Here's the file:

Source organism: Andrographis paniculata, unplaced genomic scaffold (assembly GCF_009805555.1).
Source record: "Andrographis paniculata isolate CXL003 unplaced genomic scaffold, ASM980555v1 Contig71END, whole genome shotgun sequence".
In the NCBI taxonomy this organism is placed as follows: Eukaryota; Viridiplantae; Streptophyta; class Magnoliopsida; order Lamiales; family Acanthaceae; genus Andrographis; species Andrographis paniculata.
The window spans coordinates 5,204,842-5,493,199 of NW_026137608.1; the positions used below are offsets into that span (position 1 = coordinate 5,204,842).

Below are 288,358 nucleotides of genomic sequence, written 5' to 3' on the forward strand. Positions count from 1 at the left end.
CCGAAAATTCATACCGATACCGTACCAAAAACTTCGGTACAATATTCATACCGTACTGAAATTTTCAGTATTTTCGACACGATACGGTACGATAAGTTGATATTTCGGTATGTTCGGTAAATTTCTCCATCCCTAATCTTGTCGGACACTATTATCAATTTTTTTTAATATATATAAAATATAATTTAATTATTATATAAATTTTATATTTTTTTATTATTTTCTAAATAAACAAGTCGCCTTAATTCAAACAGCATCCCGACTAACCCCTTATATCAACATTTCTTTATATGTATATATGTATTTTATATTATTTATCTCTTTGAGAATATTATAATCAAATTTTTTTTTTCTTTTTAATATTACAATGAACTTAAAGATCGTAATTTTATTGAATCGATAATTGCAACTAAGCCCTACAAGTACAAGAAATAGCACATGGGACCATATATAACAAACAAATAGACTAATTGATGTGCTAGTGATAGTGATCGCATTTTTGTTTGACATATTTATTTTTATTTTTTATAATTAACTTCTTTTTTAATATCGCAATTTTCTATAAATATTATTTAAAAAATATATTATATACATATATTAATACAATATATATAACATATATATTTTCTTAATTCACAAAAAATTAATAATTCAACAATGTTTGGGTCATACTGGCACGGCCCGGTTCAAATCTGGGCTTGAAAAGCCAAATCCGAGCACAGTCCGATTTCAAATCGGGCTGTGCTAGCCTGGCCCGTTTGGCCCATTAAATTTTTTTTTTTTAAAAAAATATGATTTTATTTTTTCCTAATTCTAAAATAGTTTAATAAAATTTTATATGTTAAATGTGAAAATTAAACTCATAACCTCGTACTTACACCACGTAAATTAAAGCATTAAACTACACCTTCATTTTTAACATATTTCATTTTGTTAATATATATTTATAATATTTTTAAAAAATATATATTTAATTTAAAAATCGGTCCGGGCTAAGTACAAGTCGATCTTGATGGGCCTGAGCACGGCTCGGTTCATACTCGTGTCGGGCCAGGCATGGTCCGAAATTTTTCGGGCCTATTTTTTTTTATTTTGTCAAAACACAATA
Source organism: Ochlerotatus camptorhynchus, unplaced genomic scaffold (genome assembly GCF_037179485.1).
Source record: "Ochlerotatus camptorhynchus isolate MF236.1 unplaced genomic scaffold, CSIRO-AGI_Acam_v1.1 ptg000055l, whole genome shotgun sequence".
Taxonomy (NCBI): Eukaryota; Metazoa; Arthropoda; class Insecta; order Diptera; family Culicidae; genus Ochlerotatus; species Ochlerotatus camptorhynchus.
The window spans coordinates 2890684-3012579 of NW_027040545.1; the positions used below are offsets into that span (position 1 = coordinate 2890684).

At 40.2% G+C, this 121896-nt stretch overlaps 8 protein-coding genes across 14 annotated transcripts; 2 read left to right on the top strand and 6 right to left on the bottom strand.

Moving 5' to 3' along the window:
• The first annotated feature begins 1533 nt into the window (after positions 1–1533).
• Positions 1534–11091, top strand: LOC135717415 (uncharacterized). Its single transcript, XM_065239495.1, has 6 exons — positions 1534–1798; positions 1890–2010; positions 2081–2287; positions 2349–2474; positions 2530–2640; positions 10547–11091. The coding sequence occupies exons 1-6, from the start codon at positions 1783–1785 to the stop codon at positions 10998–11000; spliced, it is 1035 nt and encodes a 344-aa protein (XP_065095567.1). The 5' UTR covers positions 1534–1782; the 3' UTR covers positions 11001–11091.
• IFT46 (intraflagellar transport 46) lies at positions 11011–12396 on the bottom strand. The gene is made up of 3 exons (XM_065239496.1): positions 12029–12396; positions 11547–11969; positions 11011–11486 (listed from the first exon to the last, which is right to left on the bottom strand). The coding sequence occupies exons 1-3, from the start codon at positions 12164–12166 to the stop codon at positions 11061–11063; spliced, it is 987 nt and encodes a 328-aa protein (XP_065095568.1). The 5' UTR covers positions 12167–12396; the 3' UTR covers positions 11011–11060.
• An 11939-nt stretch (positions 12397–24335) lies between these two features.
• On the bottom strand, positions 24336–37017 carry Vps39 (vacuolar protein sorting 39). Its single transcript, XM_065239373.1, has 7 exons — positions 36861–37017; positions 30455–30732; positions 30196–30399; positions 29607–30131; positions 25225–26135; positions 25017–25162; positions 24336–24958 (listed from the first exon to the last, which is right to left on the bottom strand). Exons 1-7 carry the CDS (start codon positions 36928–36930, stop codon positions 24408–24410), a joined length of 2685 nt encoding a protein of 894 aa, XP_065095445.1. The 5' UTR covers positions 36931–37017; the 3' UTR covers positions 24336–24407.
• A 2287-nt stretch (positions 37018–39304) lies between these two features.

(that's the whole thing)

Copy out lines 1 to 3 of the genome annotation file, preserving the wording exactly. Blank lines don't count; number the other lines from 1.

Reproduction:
Source organism: Andrographis paniculata, unplaced genomic scaffold (assembly GCF_009805555.1).
Source record: "Andrographis paniculata isolate CXL003 unplaced genomic scaffold, ASM980555v1 Contig71END, whole genome shotgun sequence".
In the NCBI taxonomy this organism is placed as follows: Eukaryota; Viridiplantae; Streptophyta; class Magnoliopsida; order Lamiales; family Acanthaceae; genus Andrographis; species Andrographis paniculata.